Economic Watch: Strong February Jobs Report Complicates Fed Path
March 10, 2023 3 Minute Read
- The U.S. added 311,000 jobs in February, well above consensus estimates of 225,000.
- The leisure & hospitality, retail, government, health care and professional & business services sectors had the biggest gains, while the information and transportation & warehousing sectors had the largest losses.
- The unemployment rate ticked up by 20 basis points to 3.6% and the labor participation rate rose by 10 bps to 62.5%.
- Average hourly earnings rose by 0.2% for the month and 4.6% for the year.
- A tight labor market complicates the Federal Reserve’s policy path. This will heighten the importance of next week’s CPI report, which likely will determine whether the Fed hikes rates by either 25 or 50 bps at its March 22 meeting.
- Interest rate volatility will weigh on commercial real estate markets over the next several months. We expect capital market activity to remain subdued until long-term interest rates peak later this year.
Impacts on Commercial Real Estate
Office-using jobs increased by 44,000 in February, with professional & business services gaining 45,000 and financial activities losing 1,000. This mixed picture is weighing on demand over the near term.
The transportation & warehousing sector lost 5,500 jobs, while manufacturing lost 4,000. Nevertheless, we expect industrial & logistics fundamentals to remain relatively resilient despite rising rates and slowing growth thanks to low vacancies and efforts to mitigate risks associated with potential supply chain disruptions.
Traditional retail gained 50,100 jobs, while food services & drinking places added 69,900. However, we expect rough going ahead for the retail market as the economy slows. The sector still benefits from relatively strong fundamentals, as very little new supply has been added to the market in recent years and consumers continue to spend pandemic-era savings on services.
The construction sector added 24,000 jobs in February, with gains in both residential and non-residential building. However, new construction activity has slowed and will remain subdued over the next several months due to higher interest rates.
Health care gained 44,200 jobs in February. Ambulatory health care (outpatient services) added 11,100, while hospital and nursing & residential care employment increased by 19,400 and 13,700 jobs, respectively. Long-term demand for health-care properties should remain relatively resilient due to an aging population.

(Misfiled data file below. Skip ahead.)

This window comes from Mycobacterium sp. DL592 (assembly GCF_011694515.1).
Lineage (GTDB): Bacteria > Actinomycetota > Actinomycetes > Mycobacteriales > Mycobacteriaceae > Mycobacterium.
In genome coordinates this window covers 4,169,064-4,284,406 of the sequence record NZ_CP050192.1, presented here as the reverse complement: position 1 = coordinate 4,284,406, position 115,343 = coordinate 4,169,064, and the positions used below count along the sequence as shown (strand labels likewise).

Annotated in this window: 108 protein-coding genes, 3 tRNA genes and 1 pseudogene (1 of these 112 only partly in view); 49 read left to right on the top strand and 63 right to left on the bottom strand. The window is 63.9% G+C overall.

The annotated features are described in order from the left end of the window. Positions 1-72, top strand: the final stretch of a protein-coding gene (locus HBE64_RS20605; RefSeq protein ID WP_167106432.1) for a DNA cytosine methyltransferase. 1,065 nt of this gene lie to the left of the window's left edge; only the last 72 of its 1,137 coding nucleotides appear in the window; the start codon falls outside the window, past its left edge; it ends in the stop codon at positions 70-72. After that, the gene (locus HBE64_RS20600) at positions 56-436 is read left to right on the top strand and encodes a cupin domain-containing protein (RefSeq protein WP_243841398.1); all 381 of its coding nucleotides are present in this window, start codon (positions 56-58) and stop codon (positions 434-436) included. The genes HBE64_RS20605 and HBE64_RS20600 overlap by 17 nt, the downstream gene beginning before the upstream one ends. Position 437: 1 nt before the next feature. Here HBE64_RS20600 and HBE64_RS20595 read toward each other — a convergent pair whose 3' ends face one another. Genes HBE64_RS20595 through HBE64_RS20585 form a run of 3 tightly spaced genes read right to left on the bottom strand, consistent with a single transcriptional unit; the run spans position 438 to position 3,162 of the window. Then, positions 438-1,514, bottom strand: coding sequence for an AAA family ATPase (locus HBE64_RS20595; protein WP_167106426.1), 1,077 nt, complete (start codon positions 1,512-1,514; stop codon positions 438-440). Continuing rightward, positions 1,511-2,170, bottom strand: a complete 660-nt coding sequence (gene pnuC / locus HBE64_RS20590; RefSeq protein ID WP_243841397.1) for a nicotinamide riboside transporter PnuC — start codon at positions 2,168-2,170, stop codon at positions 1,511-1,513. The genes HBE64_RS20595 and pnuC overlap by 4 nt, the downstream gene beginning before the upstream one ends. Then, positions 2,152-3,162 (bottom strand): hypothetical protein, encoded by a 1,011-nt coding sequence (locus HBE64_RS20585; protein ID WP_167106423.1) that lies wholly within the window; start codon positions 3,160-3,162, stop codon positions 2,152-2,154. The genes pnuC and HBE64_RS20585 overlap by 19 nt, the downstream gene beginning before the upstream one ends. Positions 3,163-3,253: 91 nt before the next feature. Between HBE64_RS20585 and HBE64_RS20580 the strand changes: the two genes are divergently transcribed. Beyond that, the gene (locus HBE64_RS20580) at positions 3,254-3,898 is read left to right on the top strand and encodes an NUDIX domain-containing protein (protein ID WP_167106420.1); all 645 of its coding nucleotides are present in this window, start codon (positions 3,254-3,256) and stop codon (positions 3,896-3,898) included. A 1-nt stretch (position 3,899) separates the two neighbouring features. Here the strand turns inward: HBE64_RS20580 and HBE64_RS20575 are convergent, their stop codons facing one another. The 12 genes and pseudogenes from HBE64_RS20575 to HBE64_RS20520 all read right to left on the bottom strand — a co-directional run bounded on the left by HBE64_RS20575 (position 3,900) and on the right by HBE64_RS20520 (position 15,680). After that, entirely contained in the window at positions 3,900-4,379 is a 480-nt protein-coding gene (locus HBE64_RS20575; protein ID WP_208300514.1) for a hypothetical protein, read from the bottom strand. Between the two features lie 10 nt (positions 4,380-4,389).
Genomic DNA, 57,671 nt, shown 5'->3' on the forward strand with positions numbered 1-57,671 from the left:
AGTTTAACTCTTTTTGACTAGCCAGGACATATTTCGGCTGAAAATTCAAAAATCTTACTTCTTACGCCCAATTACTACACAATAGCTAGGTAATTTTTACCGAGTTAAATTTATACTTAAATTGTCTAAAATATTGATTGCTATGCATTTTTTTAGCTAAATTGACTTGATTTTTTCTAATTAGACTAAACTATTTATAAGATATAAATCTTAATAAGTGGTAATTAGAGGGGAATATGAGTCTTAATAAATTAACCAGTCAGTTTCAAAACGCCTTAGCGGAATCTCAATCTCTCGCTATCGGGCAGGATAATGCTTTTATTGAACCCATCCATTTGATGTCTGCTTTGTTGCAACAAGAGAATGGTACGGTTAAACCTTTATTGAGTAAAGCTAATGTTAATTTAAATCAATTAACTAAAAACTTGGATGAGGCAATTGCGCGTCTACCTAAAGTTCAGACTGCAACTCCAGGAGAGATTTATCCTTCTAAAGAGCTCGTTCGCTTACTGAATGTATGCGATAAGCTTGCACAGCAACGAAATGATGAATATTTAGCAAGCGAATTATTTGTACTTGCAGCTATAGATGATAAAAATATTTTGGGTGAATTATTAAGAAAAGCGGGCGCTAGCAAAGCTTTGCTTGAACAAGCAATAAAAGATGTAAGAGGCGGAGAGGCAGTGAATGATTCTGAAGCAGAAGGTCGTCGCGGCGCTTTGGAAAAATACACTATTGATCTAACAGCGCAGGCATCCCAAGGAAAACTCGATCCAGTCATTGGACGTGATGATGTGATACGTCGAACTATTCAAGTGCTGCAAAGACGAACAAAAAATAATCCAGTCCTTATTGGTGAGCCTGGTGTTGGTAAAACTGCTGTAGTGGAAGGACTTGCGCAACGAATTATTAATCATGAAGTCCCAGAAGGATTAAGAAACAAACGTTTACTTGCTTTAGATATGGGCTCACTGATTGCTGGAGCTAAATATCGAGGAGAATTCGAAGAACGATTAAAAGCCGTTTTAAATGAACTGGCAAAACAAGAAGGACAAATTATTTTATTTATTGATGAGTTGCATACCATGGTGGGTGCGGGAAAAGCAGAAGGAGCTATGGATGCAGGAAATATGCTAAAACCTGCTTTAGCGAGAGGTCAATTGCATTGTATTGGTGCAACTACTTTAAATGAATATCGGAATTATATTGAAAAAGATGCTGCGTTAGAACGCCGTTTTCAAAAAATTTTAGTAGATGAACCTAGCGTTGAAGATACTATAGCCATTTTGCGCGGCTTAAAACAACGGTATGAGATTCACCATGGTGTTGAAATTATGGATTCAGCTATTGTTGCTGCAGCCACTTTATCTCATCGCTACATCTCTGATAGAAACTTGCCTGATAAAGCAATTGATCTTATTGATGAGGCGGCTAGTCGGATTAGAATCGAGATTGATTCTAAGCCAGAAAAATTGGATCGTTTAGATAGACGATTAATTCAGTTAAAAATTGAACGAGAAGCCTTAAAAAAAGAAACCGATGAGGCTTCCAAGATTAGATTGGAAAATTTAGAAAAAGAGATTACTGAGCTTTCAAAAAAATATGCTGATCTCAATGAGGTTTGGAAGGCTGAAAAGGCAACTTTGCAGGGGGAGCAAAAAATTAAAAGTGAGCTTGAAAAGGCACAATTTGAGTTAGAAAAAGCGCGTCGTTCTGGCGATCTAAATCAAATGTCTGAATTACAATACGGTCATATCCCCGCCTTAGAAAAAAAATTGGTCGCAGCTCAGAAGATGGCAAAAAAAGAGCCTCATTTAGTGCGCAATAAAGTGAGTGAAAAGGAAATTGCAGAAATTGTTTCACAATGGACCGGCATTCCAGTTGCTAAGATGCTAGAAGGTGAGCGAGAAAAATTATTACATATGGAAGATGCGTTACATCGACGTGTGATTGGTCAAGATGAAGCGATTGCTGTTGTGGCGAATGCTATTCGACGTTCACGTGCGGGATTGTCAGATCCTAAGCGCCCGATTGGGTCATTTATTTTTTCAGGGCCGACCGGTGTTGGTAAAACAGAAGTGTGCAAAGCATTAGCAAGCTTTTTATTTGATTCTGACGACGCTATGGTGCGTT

Accommodation services added 14,400 jobs in February. A slowing economy will impact the hotel sector but continued demand for travel will provide a buffer against economic headwinds until household balance sheets deteriorate.
Multifamily rent growth will ease as the economy slows. We expect any increase in unemployment this year will be relatively mild compared with prior recessionary years. A relatively strong labor market along with single-family housing affordability issues, exacerbated by rising mortgage rates and limited supply, will continue to support multifamily demand.
The Bottom Line
The U.S. labor market continues to show notable strength despite the Fed’s ongoing interest rate hikes. However, other economic indicators are beginning to weaken, particularly in capital-intensive industries such as real estate and manufacturing. The Fed will grapple with this mixed picture at its next meeting March 21 and 22. Although there was a strong job gain in February, average wage growth has decreased on a month-over-month basis since December, indicating the strong labor market is not as problematic for headline inflation as feared.
CBRE currently expects the Fed will hike the federal funds rate by 25 bps on March 22. However, should next week’s CPI reading come in higher than expected, the Fed could make a 50-bp hike. Such a scenario would cause the federal funds rate to top out at more than 5.5% this year.
We expect the lagged impact of rate hikes to weigh more heavily on economic growth as the year goes on. This will reduce leasing and investment demand for commercial real estate, as well as overall inflation pressure. A recovery in capital markets activity will begin after long-term rates peak later this year.
Richard Barkham, Ph.D.
Global Chief Economist, Head of Global Research & Head of Americas Research
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